All his life, Donald Trump has managed to avoid responsibility for the damage he’s done to others: his racial discrimination in his housing (not to mention his neglect of that same housing), his stiffing of contractors, driving many of them into bankruptcy, his exploitation of undocumented immigrants, his misogynistic treatment of women, his ripping off students at “Trump University” and buyers of his steaks and wines, his cheating on taxes, bank frauds, money laundering.
Then there’s the damages he’s done specifically as president: an economy skewed toward the already wealthy that hurts the poor, the middle class, the farmers; his cozying up to dictators, particularly North Korea, Russia, Egypt, and the Philippines; the great harm done to the citizens of those countries and to our reputation around the world; his flagrant violations of the Emolument Clause and dunning taxpayers by everything from charging the Secret Service premium rates to stay at his hotels to forcing the Air Force to use his Scotland resort to charging 3 dollars to bring him a glass of water. Then there was his attempt to extort Ukraine into helping him win re-election; he tried something similar with China. And of course his disastrous handling of the coronavirus pandemic, much of which he did in an effort to make money off it as well as looking for an electoral advantage.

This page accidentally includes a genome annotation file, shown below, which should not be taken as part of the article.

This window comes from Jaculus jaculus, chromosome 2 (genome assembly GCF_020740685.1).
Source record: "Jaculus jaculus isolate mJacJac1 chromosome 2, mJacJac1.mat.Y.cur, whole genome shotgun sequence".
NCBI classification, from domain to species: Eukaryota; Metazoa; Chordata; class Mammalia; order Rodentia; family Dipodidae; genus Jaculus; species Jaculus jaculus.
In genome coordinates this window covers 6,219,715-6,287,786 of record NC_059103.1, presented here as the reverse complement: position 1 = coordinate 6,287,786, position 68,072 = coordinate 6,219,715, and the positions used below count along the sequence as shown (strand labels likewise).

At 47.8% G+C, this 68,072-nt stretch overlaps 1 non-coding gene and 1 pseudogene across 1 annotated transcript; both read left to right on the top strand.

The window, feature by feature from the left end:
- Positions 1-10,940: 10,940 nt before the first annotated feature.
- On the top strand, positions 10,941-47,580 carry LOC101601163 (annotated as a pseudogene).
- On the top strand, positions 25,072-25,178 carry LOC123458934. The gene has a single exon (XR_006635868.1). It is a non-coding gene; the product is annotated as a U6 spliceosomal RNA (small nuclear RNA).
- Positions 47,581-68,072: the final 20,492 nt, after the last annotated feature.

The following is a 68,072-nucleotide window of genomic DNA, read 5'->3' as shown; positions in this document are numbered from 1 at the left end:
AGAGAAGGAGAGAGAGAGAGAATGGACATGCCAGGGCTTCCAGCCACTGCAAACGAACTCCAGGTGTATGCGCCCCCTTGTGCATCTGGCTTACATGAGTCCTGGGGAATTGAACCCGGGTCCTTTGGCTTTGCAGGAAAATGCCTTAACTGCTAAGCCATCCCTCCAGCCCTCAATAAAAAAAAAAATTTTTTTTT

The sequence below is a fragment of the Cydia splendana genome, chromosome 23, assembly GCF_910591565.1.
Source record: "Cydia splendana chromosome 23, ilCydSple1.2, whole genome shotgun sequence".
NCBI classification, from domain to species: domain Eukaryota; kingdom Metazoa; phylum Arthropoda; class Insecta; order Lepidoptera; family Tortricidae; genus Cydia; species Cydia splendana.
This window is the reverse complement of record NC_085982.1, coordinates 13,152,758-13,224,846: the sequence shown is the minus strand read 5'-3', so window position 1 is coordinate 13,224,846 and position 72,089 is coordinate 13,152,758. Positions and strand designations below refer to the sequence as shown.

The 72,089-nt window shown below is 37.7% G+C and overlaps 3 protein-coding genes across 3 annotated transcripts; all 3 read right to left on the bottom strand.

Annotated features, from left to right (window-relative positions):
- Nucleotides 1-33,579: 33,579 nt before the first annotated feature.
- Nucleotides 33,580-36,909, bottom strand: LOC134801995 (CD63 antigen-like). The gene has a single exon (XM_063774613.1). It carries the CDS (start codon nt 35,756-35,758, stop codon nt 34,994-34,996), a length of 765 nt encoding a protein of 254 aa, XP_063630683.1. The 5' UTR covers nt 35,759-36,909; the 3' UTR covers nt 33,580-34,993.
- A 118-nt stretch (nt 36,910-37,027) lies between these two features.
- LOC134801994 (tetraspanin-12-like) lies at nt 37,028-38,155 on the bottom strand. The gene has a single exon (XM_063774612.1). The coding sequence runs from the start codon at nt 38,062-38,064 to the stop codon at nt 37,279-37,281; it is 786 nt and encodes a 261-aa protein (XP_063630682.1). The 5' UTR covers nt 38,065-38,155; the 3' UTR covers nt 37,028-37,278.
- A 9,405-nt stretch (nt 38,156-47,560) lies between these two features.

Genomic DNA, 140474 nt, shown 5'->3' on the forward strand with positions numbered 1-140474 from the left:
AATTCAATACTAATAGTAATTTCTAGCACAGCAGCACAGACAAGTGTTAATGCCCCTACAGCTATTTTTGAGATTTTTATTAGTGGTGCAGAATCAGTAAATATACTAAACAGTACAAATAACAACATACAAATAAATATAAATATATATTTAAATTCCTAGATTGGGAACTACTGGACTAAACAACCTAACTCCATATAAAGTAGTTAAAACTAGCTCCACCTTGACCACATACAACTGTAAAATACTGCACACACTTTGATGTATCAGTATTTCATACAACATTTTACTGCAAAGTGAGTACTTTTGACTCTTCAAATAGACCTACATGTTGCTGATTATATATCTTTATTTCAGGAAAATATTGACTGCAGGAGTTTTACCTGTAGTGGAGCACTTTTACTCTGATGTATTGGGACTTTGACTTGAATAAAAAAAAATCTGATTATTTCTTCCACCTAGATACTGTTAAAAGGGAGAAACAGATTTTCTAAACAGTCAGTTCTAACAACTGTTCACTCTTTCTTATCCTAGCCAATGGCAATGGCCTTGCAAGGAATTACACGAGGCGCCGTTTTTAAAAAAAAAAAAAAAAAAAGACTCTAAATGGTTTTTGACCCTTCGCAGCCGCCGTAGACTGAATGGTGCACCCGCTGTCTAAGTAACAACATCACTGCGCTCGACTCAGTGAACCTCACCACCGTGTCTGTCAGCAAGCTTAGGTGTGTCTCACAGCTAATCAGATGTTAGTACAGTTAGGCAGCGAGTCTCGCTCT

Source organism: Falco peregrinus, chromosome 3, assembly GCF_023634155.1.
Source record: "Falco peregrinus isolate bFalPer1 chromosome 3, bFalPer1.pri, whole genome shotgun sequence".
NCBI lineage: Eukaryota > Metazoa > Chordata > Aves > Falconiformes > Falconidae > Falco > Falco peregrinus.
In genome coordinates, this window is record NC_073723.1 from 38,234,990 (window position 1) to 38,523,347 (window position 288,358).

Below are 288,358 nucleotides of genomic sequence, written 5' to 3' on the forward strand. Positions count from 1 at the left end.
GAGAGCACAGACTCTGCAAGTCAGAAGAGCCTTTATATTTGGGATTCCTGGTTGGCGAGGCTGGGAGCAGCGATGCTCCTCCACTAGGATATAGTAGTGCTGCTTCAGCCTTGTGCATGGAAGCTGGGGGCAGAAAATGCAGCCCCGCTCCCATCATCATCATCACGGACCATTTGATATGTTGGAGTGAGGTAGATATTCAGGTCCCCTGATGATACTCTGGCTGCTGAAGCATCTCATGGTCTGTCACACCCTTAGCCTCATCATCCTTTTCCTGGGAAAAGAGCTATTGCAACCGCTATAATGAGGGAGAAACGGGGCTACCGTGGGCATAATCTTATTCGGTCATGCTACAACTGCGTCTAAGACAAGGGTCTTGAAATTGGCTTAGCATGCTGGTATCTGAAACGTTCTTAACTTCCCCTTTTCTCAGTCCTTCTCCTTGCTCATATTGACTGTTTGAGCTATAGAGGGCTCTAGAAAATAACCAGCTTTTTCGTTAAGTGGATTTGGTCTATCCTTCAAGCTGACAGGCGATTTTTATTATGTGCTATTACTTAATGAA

Trump’s response to all this is summed up in his infamous response to a reporter’s question in March: “I don’t take responsibility at all.”
For the sake of the future of our country, we need to make him face the consequences of his actions and to be held responsible for them. This is necessary not just for a national catharsis, but also to show the next would-be irresponsible leader that we will not tolerate this sort of behavior. This needs to be a teaching moment.